Each Inn is owned by its Honourable Society and is governed by its own senior members - barristers and judges - who are known as Benchers. The Benchers decide which students will be called to the Bar (that is, made barristers) and which will not. Their decision is final. As with so much else in British Law, ancient customs attend the passage of students to their final examinations and admission. Candidates must of course pass examinations, which are set by the Council for Legal Education. But in addition they must 'keep twelve terms', which in everyday language means that on a set number of occasions in each legal term (Hilary, Easter, Trinity and Michaelmas) for three years, candidates must dine at their Inn. If they do so without fail, pass their exams and pay their fees they will then be called, and the degree, or rank, of barrister-at-law will be bestowed upon them.

The Scottish equivalent of a barrister is an advocate, and the Scottish equivalent of the Inns of Court is the Faculty of Advocates in Edinburgh. King's Inn, Dublin, is the Irish counterpart of the English Inns.

In 1966 a Senate of the Inns of Court was set up as an overall governing body. Its first president was, not unexpectedly, a Freemason of grand rank: Mr Justice Widgery. Widgery had been Junior Grand Warden in the United Grand Lodge in 1961. In Masonry he went on to become Senior Grand Warden in 1972, and in the non-secret world to become the first Lord Chief Justice of England to have been a solicitor as well as a barrister.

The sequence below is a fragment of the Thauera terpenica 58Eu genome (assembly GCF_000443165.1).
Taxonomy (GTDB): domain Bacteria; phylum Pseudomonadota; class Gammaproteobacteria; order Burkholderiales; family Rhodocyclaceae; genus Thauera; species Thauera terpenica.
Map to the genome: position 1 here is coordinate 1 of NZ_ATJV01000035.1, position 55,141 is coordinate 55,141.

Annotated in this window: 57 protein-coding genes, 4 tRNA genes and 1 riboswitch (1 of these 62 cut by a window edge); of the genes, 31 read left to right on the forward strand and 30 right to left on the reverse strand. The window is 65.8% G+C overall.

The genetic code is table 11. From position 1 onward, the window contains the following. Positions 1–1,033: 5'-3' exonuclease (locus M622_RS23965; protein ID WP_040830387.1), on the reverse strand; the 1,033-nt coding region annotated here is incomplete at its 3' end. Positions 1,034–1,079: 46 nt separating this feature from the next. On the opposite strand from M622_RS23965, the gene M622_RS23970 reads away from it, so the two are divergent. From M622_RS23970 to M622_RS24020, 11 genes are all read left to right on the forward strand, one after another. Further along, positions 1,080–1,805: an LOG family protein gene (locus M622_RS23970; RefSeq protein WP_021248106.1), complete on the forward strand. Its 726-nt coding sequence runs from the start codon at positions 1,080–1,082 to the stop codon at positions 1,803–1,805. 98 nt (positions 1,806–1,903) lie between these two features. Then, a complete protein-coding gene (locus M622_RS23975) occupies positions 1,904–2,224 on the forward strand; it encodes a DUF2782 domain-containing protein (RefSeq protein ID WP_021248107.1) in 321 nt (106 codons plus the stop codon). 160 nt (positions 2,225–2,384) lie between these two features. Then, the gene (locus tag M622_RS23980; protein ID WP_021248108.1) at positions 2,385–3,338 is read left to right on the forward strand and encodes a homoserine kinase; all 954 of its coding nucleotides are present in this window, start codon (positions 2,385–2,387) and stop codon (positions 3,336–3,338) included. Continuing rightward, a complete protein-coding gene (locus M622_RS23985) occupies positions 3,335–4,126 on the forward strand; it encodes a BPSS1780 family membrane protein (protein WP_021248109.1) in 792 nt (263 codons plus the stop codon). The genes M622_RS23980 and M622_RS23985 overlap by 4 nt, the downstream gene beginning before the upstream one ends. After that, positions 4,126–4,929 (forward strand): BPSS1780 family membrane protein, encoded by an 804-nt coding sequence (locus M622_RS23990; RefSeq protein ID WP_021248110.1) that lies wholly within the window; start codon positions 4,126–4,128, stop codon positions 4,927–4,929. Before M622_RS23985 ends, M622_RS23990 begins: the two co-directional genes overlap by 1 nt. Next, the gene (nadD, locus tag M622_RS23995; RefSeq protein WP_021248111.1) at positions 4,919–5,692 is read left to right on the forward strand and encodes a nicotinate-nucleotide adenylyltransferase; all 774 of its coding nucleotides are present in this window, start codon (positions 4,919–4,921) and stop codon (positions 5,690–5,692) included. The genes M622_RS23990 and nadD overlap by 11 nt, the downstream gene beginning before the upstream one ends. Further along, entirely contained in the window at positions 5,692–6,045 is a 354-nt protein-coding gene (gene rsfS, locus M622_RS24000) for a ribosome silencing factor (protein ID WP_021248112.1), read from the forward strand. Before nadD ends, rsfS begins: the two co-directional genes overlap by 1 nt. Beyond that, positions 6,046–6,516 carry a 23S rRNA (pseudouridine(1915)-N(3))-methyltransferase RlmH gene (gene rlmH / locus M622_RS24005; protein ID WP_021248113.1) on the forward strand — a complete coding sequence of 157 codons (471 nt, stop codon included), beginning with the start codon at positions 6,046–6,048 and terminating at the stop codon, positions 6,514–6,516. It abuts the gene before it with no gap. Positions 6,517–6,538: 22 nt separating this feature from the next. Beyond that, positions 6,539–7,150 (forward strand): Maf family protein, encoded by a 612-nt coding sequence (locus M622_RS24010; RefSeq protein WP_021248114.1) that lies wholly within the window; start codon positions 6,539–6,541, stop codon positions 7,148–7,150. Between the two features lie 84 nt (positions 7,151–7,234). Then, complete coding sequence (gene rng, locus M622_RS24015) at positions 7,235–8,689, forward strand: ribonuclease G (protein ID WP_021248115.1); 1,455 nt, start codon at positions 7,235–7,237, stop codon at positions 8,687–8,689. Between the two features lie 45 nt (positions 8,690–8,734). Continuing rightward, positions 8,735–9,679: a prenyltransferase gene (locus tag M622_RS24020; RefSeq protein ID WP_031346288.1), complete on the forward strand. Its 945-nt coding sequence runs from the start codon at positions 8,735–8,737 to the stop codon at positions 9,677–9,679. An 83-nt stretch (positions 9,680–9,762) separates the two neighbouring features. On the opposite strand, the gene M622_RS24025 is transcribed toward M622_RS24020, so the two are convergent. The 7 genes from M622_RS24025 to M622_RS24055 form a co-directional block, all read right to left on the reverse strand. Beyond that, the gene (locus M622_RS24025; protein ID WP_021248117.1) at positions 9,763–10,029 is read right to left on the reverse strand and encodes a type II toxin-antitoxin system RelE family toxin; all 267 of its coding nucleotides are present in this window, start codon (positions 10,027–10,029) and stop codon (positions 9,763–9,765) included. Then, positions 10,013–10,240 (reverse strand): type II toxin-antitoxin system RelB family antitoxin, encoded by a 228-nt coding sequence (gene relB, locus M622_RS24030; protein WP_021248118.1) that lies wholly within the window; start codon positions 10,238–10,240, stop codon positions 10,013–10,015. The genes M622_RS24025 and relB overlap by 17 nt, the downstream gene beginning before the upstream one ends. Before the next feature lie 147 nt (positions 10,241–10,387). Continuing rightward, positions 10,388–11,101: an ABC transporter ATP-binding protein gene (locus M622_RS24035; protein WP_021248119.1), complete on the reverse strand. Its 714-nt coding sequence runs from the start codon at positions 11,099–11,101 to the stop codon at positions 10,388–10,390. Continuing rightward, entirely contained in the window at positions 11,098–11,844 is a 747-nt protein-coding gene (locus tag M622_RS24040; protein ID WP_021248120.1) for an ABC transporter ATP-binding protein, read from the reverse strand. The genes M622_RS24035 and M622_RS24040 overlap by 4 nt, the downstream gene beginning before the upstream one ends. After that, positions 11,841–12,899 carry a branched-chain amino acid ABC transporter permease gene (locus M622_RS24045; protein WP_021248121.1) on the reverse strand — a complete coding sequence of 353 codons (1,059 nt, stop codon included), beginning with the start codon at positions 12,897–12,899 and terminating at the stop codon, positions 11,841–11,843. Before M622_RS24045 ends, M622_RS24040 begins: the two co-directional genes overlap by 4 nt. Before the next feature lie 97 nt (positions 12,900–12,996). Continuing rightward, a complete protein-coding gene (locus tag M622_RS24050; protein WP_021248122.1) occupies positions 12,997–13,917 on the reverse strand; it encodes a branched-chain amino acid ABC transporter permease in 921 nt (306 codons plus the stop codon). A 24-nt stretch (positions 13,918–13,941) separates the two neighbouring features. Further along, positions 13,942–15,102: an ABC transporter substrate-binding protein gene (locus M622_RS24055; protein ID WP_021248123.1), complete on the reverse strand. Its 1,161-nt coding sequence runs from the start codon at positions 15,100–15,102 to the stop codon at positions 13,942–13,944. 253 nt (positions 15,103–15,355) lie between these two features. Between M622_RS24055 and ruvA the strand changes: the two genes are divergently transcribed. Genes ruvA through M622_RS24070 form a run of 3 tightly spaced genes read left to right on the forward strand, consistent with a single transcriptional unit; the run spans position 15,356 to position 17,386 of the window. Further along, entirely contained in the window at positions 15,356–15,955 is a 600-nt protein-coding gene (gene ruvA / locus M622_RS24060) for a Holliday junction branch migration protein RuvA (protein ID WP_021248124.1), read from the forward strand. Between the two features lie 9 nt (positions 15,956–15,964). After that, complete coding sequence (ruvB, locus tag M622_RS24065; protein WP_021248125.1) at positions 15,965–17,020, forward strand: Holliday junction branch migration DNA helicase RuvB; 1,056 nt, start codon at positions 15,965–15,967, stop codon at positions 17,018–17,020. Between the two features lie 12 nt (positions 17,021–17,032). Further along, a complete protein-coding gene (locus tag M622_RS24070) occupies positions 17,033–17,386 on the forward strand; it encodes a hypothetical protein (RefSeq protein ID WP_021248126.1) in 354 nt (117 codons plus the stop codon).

The Senate itself was superseded in 1974 by a new body which combined the functions of the Senate with the General Council of the Bar. This was given the name of Senate of the Inns of Court and the Bar and to its ninety-four members including six Benchers from each Inn devolved the duty to oversee the conditions of admission, legal education and welfare, and the authority to discipline and disbar, which was previously vested in each Honourable Society. The presidents since 1974 have been Lord Justice Templeman, Lord Scarman, Lord Justice Waller, Lord Justice Ackner and Lord Justice Griffiths. Of these, Waller is a Freemason of grand rank; Templeman did not respond to letters of enquiry; Ackner, asked if he was a Mason, could 'give ... no information at all concerning Freemasonry'; Griffiths, in reply to the same question, regretted that he was unable to enter into correspondence on the matter raised; and Scarman did not reply.

Gray's Inn has its own Craft Lodge - No 4938 - which has its own Royal Arch Chapter and which meets at Freemasons Hall on the third Monday of January, March and October (its yearly installation meeting) and on the first Monday of December.

Some specialized sections of the Bar have their own Lodges, such as the Chancery Bar Lodge (No 2456), constituted in 1892, whose membership comprises barristers dealing mainly in chancery matters and judges of the Chancery Division of the High Court. The Lodge meets in Lincoln's Inn Hall. Masonic barristers are among the hardest Masons of all to persuade to talk, or even admit to being part of the Brotherhood. Take, for example, the barrister with chambers in Gray's Inn who, unable in truth to deny his membership, told me, 'I don't know in what circumstances you may or may not have been told and I am not in a position to discuss the matter with you in any shape or form.' While the Bar remains a masonic stronghold, there is not such a high proportion of masonic barristers as masonic solicitors, who are looked at in Chapter 21.